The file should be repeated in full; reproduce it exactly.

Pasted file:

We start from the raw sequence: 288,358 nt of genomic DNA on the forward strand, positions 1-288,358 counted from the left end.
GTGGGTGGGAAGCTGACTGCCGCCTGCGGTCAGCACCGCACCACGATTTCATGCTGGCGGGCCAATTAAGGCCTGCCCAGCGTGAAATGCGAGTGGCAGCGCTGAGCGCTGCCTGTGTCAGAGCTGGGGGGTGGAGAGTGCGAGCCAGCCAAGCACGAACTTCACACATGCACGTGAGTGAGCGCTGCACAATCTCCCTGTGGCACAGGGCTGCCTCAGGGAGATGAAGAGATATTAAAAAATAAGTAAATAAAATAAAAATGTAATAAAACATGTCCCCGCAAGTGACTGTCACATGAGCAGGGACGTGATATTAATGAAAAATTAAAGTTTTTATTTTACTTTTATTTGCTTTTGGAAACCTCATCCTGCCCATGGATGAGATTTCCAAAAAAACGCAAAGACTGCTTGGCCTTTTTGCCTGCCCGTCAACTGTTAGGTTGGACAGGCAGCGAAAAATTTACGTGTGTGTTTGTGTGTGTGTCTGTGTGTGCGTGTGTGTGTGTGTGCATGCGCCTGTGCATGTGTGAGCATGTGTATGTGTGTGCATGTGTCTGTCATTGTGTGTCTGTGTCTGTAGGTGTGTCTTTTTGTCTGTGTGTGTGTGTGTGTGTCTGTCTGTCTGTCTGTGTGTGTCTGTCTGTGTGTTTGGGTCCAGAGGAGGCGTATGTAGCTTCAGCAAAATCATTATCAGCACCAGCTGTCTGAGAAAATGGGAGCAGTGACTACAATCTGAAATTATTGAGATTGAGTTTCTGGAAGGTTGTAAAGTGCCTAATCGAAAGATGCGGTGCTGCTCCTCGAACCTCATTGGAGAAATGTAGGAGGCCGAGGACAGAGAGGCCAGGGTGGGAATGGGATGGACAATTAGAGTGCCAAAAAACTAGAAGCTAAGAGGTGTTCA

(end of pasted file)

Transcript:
We start from the raw sequence: 288,358 nt of genomic DNA on the forward strand, positions 1-288,358 counted from the left end.
GTGGGTGGGAAGCTGACTGCCGCCTGCGGTCAGCACCGCACCACGATTTCATGCTGGCGGGCCAATTAAGGCCTGCCCAGCGTGAAATGCGAGTGGCAGCGCTGAGCGCTGCCTGTGTCAGAGCTGGGGGGTGGAGAGTGCGAGCCAGCCAAGCACGAACTTCACACATGCACGTGAGTGAGCGCTGCACAATCTCCCTGTGGCACAGGGCTGCCTCAGGGAGATGAAGAGATATTAAAAAATAAGTAAATAAAATAAAAATGTAATAAAACATGTCCCCGCAAGTGACTGTCACATGAGCAGGGACGTGATATTAATGAAAAATTAAAGTTTTTATTTTACTTTTATTTGCTTTTGGAAACCTCATCCTGCCCATGGATGAGATTTCCAAAAAAACGCAAAGACTGCTTGGCCTTTTTGCCTGCCCGTCAACTGTTAGGTTGGACAGGCAGCGAAAAATTTACGTGTGTGTTTGTGTGTGTGTCTGTGTGTGCGTGTGTGTGTGTGTGCATGCGCCTGTGCATGTGTGAGCATGTGTATGTGTGTGCATGTGTCTGTCATTGTGTGTCTGTGTCTGTAGGTGTGTCTTTTTGTCTGTGTGTGTGTGTGTGTGTCTGTCTGTCTGTCTGTGTGTGTCTGTCTGTGTGTTTGGGTCCAGAGGAGGCGTATGTAGCTTCAGCAAAATCATTATCAGCACCAGCTGTCTGAGAAAATGGGAGCAGTGACTACAATCTGAAATTATTGAGATTGAGTTTCTGGAAGGTTGTAAAGTGCCTAATCGAAAGATGCGGTGCTGCTCCTCGAACCTCATTGGAGAAATGTAGGAGGCCGAGGACAGAGAGGCCAGGGTGGGAATGGGATGGACAATTAGAGTGCCAAAAAACTAGAAGCTAAGAGGTGTTCA